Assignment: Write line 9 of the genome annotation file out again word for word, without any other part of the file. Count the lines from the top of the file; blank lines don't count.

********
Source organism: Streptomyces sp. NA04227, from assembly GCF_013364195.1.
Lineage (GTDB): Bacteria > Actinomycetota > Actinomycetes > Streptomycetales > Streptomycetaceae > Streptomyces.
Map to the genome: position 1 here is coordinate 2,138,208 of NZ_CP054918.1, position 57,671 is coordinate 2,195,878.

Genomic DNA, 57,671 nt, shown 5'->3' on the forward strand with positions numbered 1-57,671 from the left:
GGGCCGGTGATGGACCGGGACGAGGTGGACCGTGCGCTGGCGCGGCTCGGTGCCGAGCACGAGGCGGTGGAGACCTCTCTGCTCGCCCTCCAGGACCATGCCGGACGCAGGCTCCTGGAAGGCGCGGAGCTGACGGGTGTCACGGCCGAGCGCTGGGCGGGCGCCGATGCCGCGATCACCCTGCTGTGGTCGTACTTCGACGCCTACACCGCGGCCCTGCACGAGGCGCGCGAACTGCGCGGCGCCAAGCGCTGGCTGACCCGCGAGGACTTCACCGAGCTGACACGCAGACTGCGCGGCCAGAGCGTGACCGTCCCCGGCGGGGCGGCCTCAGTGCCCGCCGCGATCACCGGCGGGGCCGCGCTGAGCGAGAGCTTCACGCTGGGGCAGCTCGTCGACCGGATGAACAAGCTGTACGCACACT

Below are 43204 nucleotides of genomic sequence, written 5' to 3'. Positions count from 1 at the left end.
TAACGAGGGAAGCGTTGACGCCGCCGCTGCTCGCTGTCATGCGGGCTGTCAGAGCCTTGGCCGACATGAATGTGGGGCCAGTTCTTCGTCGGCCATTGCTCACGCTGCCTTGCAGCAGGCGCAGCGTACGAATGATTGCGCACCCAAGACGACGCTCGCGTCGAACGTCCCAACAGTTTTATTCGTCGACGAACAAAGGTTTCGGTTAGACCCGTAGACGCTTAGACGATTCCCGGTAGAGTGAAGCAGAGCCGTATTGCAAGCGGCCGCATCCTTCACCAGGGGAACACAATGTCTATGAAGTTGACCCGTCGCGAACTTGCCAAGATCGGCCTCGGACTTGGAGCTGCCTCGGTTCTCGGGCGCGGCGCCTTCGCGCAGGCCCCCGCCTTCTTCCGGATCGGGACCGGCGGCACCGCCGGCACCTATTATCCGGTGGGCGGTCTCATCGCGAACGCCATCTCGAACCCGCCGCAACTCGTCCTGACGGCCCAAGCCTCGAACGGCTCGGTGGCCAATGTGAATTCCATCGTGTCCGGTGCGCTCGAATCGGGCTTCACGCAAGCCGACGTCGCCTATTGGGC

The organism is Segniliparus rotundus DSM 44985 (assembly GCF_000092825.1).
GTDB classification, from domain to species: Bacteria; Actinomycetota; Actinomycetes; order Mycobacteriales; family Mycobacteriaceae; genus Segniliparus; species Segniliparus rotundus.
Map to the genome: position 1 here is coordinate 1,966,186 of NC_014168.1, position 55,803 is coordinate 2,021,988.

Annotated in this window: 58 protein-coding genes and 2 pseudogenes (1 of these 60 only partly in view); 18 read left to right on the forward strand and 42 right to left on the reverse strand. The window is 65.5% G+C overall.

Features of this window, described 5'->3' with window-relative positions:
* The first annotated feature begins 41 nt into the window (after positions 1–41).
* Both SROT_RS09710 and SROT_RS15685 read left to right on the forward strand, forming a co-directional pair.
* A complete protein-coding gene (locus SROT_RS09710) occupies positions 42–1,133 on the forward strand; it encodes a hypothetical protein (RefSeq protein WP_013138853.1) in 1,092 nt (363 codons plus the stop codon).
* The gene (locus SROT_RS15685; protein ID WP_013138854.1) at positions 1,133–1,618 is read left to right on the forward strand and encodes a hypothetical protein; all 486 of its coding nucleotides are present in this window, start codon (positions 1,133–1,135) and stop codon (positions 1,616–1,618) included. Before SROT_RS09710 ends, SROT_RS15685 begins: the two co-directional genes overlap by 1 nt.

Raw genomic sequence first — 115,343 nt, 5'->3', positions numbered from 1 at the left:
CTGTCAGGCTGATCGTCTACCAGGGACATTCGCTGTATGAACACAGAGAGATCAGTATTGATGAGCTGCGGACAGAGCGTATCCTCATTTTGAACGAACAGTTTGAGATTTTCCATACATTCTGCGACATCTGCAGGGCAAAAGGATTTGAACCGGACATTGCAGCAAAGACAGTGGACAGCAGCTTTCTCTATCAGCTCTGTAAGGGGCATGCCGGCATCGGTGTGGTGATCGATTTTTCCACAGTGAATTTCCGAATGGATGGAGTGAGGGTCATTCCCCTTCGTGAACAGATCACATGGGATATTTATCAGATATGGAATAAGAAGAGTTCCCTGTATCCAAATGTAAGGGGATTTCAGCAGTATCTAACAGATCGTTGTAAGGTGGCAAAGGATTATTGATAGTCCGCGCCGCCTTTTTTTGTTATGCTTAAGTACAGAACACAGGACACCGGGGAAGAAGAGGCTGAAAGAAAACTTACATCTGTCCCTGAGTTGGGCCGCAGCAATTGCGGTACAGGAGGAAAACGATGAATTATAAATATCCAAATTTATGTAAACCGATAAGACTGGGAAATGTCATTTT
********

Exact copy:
GTDB classification, from domain to species: Bacteria; Actinomycetota; Actinomycetes; order Mycobacteriales; family Mycobacteriaceae; genus Segniliparus; species Segniliparus rotundus.